Turkish government sources believe Erdogan, initially hailed as a reformer when he came to power as prime minister in 2003, holds a whip hand in the talks.
His officials are demanding not only a fast-tracked decision to allow visa-free travel for 75m Turks and billions in funding, but also unfreezing of his country’s negotiations to join the EU.
An additional demand is said to be the resumption of energy trade talks that have been vetoed by Cyprus, part of which has been under Turkish military occupation since 1974.
With Russia’s state-owned gas giant Gazprom keen to channel much of its supply to southern Europe via Turkey, the move would transform the country into an energy hub for EU states....
Yet Juncker believes he has “full backing” from Britain, France and Germany to host Erdogan.
The German chancellor, Angela Merkel, has said: “The protection of the external borders between Greece and Turkey will not be possible if we don’t win Turkey as a partner.”
Europe’s reliance on Erdogan’s help has been intensified by signs that the initial enthusiasm with which migrants were greeted in Germany and several other countries is giving way to misgivings and leading to gains for far-right groups.
Next Sunday Austria’s Freedom party hopes to seize control of Vienna from the Social Democrats, who have governed the city for more than two decades. Populists are also making gains in Holland, Sweden and France.
A senior EU diplomat said leaders had no illusions about the “balancing act” they had to perform in their dealings with the Turkish leader.
The source said: “This is the worst time to strike any deals with Erdogan — but we are acutely aware that he controls the influx of millions of people into Europe.”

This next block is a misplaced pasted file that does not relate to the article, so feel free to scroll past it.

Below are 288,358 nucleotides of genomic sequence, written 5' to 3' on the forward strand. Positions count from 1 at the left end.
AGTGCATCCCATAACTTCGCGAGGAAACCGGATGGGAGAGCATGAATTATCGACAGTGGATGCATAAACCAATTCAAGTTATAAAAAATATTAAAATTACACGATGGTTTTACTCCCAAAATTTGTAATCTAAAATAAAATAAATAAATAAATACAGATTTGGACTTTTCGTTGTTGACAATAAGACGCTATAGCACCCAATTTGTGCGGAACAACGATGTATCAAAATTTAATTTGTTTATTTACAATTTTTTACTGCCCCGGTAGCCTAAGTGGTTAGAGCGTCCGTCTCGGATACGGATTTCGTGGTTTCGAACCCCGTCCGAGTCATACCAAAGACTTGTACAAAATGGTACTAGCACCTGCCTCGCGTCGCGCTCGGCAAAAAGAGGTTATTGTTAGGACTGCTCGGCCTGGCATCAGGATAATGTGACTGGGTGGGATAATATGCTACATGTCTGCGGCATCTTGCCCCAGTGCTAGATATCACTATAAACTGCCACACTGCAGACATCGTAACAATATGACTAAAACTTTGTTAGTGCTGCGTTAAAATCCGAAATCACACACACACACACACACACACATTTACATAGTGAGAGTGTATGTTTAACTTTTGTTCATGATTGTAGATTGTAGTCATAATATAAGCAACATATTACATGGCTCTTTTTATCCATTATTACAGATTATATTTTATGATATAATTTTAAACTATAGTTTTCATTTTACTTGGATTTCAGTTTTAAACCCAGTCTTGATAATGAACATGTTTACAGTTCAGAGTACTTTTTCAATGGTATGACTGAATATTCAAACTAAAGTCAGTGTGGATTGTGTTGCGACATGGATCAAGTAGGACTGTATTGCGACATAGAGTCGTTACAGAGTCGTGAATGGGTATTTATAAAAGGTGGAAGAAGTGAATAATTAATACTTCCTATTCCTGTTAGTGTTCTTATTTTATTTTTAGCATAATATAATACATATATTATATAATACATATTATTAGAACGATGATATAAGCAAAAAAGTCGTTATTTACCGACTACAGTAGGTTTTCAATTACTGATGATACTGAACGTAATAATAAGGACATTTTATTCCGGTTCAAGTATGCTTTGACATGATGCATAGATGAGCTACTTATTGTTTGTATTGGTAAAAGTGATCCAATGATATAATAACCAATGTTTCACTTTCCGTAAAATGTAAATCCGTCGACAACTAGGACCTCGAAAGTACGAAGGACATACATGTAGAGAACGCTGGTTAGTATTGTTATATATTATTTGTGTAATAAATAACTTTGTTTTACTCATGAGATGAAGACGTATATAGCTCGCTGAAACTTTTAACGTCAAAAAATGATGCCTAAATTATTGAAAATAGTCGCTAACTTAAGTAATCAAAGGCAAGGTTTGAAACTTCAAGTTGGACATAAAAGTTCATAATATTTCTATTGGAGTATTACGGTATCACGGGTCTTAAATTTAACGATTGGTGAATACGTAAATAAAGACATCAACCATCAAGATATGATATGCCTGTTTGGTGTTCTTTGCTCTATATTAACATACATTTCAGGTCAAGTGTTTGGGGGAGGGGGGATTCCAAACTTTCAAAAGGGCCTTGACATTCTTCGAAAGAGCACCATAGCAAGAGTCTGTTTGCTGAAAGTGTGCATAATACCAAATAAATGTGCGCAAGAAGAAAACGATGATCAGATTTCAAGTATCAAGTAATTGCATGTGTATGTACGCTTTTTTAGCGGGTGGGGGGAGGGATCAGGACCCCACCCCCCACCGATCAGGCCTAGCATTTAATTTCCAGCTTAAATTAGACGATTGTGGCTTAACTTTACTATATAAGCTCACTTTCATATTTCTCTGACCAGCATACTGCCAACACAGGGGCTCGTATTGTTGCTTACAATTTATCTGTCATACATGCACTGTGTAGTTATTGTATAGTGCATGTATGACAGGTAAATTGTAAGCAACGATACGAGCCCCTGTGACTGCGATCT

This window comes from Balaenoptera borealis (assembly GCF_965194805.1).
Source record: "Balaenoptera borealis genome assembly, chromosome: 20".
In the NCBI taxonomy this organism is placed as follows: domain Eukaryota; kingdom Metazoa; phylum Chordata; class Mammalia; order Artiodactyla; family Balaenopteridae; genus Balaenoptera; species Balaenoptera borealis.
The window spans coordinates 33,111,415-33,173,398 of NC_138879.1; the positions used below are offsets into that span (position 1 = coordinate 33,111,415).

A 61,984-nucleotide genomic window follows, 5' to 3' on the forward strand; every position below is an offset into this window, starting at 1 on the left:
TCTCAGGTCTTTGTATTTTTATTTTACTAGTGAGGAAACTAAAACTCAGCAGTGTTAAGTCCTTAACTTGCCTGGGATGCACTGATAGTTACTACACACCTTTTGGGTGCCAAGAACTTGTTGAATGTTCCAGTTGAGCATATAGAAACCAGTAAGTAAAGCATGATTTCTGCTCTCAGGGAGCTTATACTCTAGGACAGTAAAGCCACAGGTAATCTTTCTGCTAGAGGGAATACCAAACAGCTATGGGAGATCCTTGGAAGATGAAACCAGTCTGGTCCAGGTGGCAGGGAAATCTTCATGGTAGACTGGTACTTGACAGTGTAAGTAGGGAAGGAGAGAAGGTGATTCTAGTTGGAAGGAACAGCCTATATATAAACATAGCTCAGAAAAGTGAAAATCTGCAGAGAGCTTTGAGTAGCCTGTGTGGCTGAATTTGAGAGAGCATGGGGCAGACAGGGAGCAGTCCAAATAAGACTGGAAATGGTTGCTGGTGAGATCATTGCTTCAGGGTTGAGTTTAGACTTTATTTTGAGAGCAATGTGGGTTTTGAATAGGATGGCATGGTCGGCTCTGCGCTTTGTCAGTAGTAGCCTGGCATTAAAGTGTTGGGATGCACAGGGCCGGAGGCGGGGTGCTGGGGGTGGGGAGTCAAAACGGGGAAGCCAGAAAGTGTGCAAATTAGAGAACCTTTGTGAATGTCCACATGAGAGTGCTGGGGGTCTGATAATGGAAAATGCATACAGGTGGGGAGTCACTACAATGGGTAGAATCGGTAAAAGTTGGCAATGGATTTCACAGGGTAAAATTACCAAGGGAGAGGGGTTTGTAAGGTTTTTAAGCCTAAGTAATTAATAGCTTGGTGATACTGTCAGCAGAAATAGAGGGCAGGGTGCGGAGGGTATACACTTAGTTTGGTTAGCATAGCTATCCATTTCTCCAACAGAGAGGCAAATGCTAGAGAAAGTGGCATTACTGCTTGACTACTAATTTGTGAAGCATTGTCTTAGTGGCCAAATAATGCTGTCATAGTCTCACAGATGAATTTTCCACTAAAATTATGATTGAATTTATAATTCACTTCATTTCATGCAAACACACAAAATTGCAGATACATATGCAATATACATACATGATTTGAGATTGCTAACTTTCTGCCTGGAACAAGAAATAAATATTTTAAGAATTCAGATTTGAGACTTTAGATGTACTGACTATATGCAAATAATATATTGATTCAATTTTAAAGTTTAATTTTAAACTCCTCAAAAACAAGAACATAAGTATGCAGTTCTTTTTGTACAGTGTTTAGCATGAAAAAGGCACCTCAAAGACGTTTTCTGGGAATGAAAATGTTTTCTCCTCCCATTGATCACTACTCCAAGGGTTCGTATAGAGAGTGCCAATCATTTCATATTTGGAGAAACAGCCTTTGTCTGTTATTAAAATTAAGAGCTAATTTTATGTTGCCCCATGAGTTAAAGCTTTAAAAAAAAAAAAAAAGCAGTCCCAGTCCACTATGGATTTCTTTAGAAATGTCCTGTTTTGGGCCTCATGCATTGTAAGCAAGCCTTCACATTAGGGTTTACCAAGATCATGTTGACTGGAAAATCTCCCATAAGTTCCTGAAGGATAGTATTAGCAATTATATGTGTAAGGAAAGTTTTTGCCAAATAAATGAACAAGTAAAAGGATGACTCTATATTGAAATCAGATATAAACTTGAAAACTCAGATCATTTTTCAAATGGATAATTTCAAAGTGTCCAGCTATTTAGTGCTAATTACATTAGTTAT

Saudi Arabia has used its position on the United Nations human rights council to block an international inquiry into the conflict in Yemen, where Saudi air strikes have been blamed for killing civilians.
A resolution passed yesterday by the council instructs the body’s representative in Yemen to “provide technical assistance” to the Yemen government in its own investigation. However, a provision to set up an international inquiry, and deploy outside experts to investigate possible war crimes, which was proposed by the Netherlands, has been stripped from the resolution which was presented to the council following Saudi opposition. Western nations consented to the toned-down resolution, which was passed yesterday.
“The US, the UK and France allowed Saudi Arabia to quash an investigation into its own abuse, as well as others, dealing a severe blow to the credibility of the HRC,” said Philippe Bolopion, of Human Rights Watch, a non-profit group which investigates human rights abuses.
What credibility, you may be forgiven for wondering, is that?
This week the UN Office of the High Commissioner for Human Rights said 2,355 civilians had been killed in the conflict, with more than 4,862 wounded, between July 1 last year and June 30 this year. It blamed a naval blockade, by Saudi Arabia and its allies, for deepening the humanitarian crisis.
As a commenter sourly notes - "No Israel involvement - what did you expect?"
The new exhibition at Tate Modern, The World Goes Pop, looks at the development of Pop Art outside the US and UK:
From Latin America to Asia, and from Europe to the Middle East, this explosive exhibition connects the dots between art produced around the world during the 1960s and 1970s, showing how different cultures and countries responded to the movement.
Politics, the body, domestic revolution, consumption, public protest, and folk – all will be explored and laid bare in eye-popping Technicolor and across many media, from canvas to car bonnets and pinball machines.
The exhibition will reveal how pop was never just a celebration of western consumer culture, but was often a subversive international language of protest – a language that is more relevant today than ever.